Brand advocates are essentially happy, satisfied customers, and you want to keep them that way in order to ensure that they sing your praises for a long time. Identify your brand advocates, connect and engage with them and reward them for their loyalty. Ask for their opinions and feedback from time to time. In short, make them feel special and they'll get you more customers.
3. Observe the Competition
Ask any marketer what his top strategies are and tracking what competitors are doing will feature every single time. This is the reason many big players engage in 'corporate espionage.' Of course, we don't want to get into anything murky, but tracking your competition through social listening is easy, and can give you a leg up.
Analyze metrics like 'share of voice,' which essentially refers to the amount of activity that surrounds a particular business. This could include social chatter and brand mentions. If your share of voice is less than that of your competition, it's time to re-evaluate your online strategy.
You can also monitor and analyze the sentiment of comments around your brand as well as your competitors. Be quick to pick up negative sentiments and acknowledge the complaints of the customers.
4. Boost Your Customer Service Efforts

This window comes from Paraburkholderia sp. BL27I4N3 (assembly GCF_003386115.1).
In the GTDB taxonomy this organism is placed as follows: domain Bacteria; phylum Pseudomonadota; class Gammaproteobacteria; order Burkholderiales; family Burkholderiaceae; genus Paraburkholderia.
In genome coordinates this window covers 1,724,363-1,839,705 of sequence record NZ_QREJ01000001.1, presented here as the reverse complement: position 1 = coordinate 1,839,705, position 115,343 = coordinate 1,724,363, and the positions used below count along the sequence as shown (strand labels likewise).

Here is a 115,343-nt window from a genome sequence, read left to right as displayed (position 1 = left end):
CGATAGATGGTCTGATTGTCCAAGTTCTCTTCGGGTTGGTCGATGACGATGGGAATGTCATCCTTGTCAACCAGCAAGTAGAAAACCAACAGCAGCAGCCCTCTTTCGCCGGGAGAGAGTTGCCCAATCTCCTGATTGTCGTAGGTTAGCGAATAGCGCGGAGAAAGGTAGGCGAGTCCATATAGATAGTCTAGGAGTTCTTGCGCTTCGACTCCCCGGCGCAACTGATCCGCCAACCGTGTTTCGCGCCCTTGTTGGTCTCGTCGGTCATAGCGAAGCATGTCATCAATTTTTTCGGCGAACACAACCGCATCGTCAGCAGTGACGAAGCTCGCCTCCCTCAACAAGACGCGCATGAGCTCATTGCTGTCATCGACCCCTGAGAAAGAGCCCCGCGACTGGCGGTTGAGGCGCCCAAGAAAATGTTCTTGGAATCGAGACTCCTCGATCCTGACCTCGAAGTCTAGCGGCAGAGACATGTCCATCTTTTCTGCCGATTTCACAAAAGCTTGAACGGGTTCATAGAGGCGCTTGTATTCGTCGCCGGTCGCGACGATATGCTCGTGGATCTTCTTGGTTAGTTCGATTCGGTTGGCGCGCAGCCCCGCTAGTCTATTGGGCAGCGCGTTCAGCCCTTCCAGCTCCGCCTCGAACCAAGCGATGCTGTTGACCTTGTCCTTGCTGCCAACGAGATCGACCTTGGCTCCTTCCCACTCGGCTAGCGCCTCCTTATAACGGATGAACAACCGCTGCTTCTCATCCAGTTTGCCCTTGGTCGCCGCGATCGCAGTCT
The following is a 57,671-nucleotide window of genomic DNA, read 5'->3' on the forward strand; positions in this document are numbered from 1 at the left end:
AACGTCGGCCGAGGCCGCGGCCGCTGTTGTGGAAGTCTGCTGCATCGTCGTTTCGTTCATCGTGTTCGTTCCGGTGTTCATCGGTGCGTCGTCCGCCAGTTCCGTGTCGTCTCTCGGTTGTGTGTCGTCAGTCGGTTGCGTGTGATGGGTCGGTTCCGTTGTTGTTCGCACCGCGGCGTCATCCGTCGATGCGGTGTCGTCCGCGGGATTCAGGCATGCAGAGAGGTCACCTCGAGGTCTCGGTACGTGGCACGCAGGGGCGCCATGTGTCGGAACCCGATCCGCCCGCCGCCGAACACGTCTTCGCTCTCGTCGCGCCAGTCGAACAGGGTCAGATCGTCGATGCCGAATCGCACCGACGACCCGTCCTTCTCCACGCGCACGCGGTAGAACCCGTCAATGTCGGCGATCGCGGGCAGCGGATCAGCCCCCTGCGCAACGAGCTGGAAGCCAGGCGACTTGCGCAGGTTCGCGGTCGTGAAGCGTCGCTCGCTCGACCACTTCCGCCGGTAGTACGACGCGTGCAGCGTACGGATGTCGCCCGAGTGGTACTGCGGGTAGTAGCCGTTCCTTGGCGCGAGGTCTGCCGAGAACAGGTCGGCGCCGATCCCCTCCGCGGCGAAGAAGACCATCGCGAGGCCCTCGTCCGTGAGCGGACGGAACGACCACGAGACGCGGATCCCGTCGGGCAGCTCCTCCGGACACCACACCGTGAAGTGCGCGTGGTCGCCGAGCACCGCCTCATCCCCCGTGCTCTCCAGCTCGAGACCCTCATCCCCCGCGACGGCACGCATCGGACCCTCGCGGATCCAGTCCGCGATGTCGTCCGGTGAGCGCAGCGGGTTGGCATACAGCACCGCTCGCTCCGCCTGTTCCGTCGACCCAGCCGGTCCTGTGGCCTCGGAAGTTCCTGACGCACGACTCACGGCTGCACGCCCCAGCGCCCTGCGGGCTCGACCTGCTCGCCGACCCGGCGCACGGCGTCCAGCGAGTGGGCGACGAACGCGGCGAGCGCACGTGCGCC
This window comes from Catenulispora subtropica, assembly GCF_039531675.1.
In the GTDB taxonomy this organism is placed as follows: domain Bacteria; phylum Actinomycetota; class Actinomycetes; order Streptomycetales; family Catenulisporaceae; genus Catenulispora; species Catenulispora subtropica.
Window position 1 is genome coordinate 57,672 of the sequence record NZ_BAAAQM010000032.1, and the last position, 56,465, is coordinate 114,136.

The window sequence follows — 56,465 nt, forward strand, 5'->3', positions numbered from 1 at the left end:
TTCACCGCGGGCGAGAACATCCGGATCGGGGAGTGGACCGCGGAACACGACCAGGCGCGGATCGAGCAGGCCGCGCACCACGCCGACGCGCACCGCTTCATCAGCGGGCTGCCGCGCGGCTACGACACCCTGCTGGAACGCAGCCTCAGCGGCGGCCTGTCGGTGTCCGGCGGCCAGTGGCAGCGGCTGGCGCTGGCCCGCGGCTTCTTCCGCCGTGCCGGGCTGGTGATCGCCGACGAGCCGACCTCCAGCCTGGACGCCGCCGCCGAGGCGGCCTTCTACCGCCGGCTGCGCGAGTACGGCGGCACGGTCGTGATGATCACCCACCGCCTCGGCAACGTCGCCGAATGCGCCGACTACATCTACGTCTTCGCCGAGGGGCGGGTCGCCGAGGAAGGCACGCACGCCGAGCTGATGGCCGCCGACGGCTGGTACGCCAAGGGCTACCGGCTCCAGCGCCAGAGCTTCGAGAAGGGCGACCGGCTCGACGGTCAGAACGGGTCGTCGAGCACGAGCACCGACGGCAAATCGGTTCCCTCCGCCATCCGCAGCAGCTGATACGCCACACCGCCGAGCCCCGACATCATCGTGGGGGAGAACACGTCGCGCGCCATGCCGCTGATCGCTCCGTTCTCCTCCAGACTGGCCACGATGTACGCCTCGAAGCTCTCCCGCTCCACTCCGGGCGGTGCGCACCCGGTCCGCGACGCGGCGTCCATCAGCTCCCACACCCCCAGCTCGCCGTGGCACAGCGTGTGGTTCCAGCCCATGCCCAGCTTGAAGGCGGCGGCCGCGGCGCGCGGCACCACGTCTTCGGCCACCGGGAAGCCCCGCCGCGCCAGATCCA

A bad customer service interaction can easily lose a valuable customer. And in the modern, social age, that one unhappy customer can also vent his frustration to a wide audience, deterring others from dealing with you.
It's easy to cater to the complaints and issues that customers bring to you via a dedicated channel, but what of those dissatisfied customers who won't tell you directly, but will go shouting their thoughts all over social media? It's this interaction that makes more noise and can harm your brand credibility. With social listening, you can detect such issues early and, hopefully, nip them in the bud.
Using a simple search terms like, for example, "Don't buy from" along with your brand name, you can establish a list of negative comments and mentions which you can analyze and respond to before they get out of control.
5. Use User-Generated Content Effectively
While it can be great to actually use the content that users post about your products, it isn't possible every time. Sometimes users simply forget to tag you, although they do mention your brand name. research has shown that more than 30% of tweets that mention your brand won't tag your business directly. As such, you need social listening to unearth these great bits of content that you can engage with and even share via your accounts.
Social listening can not only assist in increasing conversions, but it can also help drive innovation, improve problem solving and customer service and provide you with great feedback on your products and services. You can also design and evaluate campaigns and determine what the best way to spend the digital advertising budget will be.
Main image via Ky/Flickr